For such a petite pooch, she sure packed a powerful growl. I slowly withdrew my stethoscope and hoped the client didn’t notice my nervousness. I had only been in practice about a year and was about to get a lesson in how to approach abscesses in dogs.
Shelly, 5 pounds of menacing Yorkshire Terrier capped with a rhinestone collar and pink barrette, continued tracking me with a threatening glare. I had a primeval premonition she was about to lunge off the table and latch onto my neck, vampire style. I briskly stepped away from the exam table, nodding at her owner to indicate I was done with my exam. Shelly’s owner looked at me utterly confused.
“So, what is it? You barely looked at her! Why has my babykins been crying and licking her hip since last night? Come to Mommy, my wittle sweetums.” As her owner clutched her close, I swear Shelly smirked a killer’s smile. I hoped her owner didn’t notice my knees shaking.
In veterinary school you’re taught to organize your diagnostic approach based on a patient’s symptoms, signalment (species, breed, gender, age, etc.), and physical examination. I figured two out of three was a good start.
It was early spring 1993 in Asheville, North Carolina, and a run of sunny days was beginning to melt the memory of one of the harshest winters in history. Shelly lived on a repurposed dairy farm that was now home to more sofas than stalls, dutifully patrolling the fence line, presumably on the lookout for trespassing novice veterinarians. Shelly’s mom recounted that they had spent the past few days cleaning out an old shed, Shelly by her side as “Mommy’s wittle worker.” The Yorkie shot me a look I interpreted as “Mommy’s big bodyguard.” I believed her.
Shelly had begun whimpering and licking an area on her hip the night before. Her owner tried to inspect the “hurty spot,” but Shelly “cried big tears.” When I asked if Shelly tried to bite her, she gasped. “Good lord, Dr. Ward! What kind of dog do you think she is?” I had an idea, but I kept it to myself.
I had worked with animals since I was a young boy, and I had a pretty good hunch what was going on with Shelly. The tricky part was how to prove I was right, and then not lose a limb in the process.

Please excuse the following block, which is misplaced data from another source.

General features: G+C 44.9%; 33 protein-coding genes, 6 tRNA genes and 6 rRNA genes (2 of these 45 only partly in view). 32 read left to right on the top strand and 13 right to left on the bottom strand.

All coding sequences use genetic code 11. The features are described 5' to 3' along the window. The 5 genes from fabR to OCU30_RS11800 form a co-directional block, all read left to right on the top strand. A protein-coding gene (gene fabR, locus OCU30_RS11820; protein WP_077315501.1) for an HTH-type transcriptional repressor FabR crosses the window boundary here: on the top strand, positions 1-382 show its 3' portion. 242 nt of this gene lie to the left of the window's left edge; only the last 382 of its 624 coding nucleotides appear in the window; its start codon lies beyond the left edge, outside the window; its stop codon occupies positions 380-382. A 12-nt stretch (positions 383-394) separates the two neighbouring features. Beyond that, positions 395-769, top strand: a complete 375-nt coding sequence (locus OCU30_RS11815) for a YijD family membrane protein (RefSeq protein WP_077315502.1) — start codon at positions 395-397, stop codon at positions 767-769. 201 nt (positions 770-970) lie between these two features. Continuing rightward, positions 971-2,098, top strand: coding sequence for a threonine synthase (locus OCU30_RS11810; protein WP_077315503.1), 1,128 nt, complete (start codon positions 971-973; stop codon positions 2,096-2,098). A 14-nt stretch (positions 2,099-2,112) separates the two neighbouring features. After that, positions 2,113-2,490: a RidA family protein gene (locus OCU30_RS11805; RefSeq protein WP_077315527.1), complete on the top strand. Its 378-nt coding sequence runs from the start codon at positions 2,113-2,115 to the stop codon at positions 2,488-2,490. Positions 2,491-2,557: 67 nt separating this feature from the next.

While it’s true that abscesses are less common in dogs than cats, I’ve found canines to be bigger crybabies when it comes to these painful skin infections. I’ve had cats appear oblivious to quarter-sized gaping wounds when dogs often “cry big tears” with pea-sized swellings. No judgment here.
In simplest terms, an abscess occurs when an organism or foreign body penetrates the skin and gets trapped underneath the skin. This is most often the result of a puncture wound, scratch, or an animal or insect bite. The immune system responds by attacking the foreign material, causing swelling and pus to accumulate within the injury capsule over a couple of days.
One of the reasons abscesses are less common in dogs than cats may be due to the fact that a cat’s tougher, more elastic skin quickly seals over puncture sites, while many canine skin injuries remain open, allowing drainage and healing. Most abscesses eventually rupture, resulting in an open wound. Some will form a hard, granulomatous mass that may persist for months to years as it is slowly resorbed.
Treating an abscess generally requires lancing it to drain the offending organisms or remove the foreign body, and a round of antibiotics. This is usually done by numbing the area and administering a sedative and pain relief. Many times, we never discover what caused the abscess.
“You think something bit my baby luv? What was it? Bear? Rattlesnake? Pack of wolves?”
I wanted to say “thorn” or “non-venomous spider,” but didn’t have the guts.
“What do you mean you can’t tell? There are bears everywhere! And I’m pretty sure I heard howling last full moon. I bet she was attacked when I wasn’t looking! I feel terrible! I’m so sorry, Mommy’s moochie-face!”
As I took Shelly from her owner to begin the procedure, I felt relieved when I didn’t have to extract a row of canines jutting from my jugular. In fact, I noticed Shelly sink into my chest, almost as if to say she trusted me. As Shelly lay in a peacefully prescribed slumber, I lanced and drained the abscess, administered an antibiotic, and cradled her in my arms while she recovered.
After about 10 minutes, Shelly began to rouse. I swear I saw waves of gratitude appear in her eyes. Believing we had made a human-animal bond breakthrough, I decided to try what I saw Shelly’s mom do: I leaned in for a kiss and whispered, “Is Mommy’s wittle moochie-face feeling better?”
Maybe I wasn’t as quick back then, or maybe Shelly was slowed down a bit by the sedative, but let’s just say when I returned her to her owner, I was sporting a fresh Band-Aid on my nose. Well-played, Shelly. Lesson learned.
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